What is remote access?
With the help of remote access, remote computers, servers, networks, network components or other IT systems can be accessed from a local computer. Remote access is used in both private and professional environments. A typical application is an access to centrally stored data and applications for working on the road or from the home office.
Remote desktop applications also fall under this type of remote access. They mirror the desktop of a remote computer onto the user interface of a local device. Users work with the local device on the centrally provided physical or virtual remote computer.
Other possible applications include remote support, remote control of IT processes and applications, or remote maintenance and administration of desktop systems or IT systems and network components such as routers and switches. Various concepts and software solutions exist for remote access. To secure remote access, connections to remote systems are usually authenticated and encrypted.
How remote access works
To access a remote system, a network connection is required. The Internet is often used in combination with VPN connections for remote access. However, private data networks or dial-up connections via telephone networks can also be used. Many remote access solutions are client-server-based. A server component is installed on the system to be accessed remotely, to which the client software installed on the local computer connects.
In addition, numerous standardized or proprietary protocols exist for establishing remote access connections. One of these protocols is the proprietary Remote Desktop Protocol (RDP) from Microsoft. It is not only integrated into Windows systems but can also be used for other operating systems such as Linux. Other remote access and remote desktop protocols include Virtual Network Computing (VNC), Apple’s Apple Remote Desktop (ARD), or X11 forwarding.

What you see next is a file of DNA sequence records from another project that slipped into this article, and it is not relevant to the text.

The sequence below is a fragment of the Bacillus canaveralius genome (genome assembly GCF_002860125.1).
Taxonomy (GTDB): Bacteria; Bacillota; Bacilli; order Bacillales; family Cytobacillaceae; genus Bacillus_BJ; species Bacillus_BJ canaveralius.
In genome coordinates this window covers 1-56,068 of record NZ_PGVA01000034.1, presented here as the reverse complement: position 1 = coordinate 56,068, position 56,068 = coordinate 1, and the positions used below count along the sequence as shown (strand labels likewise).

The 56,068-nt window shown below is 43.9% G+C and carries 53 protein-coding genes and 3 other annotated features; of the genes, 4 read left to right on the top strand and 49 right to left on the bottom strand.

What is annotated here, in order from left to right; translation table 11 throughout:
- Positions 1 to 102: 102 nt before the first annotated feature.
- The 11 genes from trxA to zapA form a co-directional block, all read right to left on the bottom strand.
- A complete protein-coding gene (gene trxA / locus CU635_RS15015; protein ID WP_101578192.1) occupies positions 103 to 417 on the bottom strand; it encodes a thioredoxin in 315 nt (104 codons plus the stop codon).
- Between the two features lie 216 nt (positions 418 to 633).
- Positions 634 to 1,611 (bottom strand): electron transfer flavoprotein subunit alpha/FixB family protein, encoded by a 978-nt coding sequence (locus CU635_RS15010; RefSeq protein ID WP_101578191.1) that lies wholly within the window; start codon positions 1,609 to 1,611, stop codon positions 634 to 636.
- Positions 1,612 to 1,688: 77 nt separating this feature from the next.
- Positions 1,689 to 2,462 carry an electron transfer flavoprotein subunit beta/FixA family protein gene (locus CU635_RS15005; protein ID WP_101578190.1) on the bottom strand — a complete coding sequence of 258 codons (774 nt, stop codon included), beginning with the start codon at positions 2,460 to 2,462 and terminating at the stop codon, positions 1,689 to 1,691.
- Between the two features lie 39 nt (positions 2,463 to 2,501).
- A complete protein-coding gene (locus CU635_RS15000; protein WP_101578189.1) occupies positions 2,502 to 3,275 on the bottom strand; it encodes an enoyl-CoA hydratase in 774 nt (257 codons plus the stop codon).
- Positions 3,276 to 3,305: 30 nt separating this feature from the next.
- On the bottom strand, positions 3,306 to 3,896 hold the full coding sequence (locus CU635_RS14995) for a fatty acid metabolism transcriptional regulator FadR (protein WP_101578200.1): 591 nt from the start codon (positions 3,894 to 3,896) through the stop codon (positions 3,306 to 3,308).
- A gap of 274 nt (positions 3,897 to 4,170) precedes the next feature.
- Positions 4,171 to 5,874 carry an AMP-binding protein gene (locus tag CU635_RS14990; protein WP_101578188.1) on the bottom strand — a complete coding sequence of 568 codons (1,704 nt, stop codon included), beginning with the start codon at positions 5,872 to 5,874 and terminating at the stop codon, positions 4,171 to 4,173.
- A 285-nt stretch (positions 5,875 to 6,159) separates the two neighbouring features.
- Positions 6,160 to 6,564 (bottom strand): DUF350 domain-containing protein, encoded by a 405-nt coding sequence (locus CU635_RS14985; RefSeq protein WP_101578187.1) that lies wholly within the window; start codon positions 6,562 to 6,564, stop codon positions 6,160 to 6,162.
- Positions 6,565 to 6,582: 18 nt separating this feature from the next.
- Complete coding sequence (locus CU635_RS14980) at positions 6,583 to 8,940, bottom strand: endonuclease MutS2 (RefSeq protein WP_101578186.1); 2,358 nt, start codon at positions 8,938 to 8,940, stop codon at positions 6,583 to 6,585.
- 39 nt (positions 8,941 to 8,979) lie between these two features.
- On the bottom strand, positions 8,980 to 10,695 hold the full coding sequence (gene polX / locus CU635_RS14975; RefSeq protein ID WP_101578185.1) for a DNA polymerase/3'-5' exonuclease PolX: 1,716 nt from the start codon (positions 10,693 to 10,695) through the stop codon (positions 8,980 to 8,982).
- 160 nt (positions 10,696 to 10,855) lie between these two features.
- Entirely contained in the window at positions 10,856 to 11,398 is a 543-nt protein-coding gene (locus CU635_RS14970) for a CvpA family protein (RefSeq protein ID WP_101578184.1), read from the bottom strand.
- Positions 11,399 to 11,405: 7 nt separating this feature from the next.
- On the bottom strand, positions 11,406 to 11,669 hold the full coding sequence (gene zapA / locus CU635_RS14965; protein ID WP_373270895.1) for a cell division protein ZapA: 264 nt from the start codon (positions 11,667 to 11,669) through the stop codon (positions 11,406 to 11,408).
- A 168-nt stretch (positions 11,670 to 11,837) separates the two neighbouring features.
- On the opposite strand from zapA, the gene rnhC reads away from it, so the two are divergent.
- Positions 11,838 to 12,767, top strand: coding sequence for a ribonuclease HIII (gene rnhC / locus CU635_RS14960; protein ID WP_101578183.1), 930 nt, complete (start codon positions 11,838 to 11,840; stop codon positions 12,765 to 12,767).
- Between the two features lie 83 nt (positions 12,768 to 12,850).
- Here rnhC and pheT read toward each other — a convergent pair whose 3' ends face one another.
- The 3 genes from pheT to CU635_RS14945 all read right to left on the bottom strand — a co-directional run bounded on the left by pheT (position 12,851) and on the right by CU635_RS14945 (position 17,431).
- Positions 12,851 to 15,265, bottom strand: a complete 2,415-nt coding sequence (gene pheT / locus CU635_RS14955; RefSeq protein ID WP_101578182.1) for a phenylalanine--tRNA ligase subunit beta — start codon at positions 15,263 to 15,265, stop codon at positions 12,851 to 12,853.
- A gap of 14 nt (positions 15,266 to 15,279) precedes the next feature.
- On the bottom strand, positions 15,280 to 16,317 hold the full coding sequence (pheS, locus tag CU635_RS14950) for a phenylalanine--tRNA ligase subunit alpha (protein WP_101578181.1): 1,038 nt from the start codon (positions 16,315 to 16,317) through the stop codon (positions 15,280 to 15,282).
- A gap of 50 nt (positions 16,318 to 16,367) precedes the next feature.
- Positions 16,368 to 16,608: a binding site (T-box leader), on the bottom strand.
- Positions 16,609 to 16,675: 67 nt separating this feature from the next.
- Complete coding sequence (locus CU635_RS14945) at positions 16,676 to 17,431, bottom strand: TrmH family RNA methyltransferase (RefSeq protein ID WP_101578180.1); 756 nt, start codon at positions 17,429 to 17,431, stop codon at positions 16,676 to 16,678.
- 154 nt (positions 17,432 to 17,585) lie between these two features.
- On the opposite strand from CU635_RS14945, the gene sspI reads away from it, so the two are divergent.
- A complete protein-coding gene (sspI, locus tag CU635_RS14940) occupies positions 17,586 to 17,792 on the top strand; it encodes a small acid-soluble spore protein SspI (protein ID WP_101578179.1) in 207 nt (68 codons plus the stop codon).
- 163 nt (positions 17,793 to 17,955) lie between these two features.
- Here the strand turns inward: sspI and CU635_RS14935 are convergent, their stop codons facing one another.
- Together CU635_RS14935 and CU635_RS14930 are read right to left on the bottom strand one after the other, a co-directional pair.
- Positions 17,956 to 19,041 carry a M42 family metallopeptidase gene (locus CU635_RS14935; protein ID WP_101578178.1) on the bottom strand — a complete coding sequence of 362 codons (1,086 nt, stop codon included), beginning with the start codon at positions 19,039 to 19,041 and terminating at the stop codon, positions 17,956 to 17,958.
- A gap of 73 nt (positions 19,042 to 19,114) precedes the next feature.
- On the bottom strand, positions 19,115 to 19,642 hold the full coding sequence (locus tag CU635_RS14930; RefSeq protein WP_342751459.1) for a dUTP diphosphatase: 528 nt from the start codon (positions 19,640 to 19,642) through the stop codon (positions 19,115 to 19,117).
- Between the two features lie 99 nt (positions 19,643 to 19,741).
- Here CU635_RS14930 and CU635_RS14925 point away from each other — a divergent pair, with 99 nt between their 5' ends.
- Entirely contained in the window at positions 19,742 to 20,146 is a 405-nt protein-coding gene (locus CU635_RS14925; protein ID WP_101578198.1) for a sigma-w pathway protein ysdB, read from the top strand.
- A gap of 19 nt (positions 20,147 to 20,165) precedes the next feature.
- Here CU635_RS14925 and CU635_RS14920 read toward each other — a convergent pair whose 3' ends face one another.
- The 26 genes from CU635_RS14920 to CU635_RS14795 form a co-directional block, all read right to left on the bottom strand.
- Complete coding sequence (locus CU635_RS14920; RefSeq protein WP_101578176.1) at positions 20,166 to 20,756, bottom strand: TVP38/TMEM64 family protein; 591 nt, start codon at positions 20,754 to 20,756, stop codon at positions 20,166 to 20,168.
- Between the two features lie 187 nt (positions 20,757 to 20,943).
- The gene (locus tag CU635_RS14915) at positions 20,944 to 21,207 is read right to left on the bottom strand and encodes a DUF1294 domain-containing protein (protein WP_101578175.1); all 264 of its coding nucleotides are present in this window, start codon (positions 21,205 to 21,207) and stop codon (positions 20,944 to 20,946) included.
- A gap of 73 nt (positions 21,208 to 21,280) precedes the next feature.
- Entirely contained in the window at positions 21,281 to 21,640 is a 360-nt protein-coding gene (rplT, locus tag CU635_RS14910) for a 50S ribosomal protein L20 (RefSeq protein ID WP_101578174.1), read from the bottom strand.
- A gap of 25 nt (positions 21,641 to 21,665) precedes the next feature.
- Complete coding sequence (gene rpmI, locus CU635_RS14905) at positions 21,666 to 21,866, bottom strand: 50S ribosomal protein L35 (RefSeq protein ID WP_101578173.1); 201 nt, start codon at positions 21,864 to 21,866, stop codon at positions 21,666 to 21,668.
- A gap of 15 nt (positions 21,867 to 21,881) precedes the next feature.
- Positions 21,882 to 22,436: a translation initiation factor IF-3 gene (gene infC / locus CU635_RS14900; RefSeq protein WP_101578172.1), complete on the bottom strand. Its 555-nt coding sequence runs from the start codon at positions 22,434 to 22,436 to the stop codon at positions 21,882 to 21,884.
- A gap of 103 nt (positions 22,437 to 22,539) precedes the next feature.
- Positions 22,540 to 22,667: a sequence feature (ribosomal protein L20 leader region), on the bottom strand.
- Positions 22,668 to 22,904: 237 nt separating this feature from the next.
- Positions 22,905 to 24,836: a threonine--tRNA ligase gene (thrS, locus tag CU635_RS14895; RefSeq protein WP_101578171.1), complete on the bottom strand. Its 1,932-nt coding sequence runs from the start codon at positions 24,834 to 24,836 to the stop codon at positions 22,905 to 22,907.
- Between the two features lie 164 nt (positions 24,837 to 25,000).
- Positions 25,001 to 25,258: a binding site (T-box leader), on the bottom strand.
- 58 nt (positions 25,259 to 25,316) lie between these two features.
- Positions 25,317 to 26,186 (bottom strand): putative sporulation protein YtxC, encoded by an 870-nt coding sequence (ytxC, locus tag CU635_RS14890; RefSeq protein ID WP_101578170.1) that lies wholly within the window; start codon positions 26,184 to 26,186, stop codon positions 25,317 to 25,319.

Security aspects of remote access
Without security measures, the possibility of remote access represents a major security risk, as in principle any computer can connect to the remote system and misuse it, manipulate it or steal data. Remote access connections are therefore usually protected by various security mechanisms. To establish a connection, the local computer must authenticate itself to the remote system.
Only authorized clients or users are granted access to the remote resources released for them. To prevent unauthorized reading of the data transferred between the local computer and the remote system, the connections are encrypted.
Virtual private networks (VPNs) are a frequently used technical option for securing and encrypting remote access. A VPN creates a closed, protected network within the Internet. The participants of a VPN are securely connected to each other via the Internet and can exchange data without it being visible to others.
Remote access can be realized on the basis of VPN connections. A high level of security for remote access is provided by the use of direct data connections. They provide a direct, physically protected connection option that is isolated from the Internet but comes at a significant additional cost compared to Internet connections. Other security measures include:
- The need for explicit consent from the client before the start of a maintenance session
- Automatic notifications of active remote access
- Audit-proof logging of remote access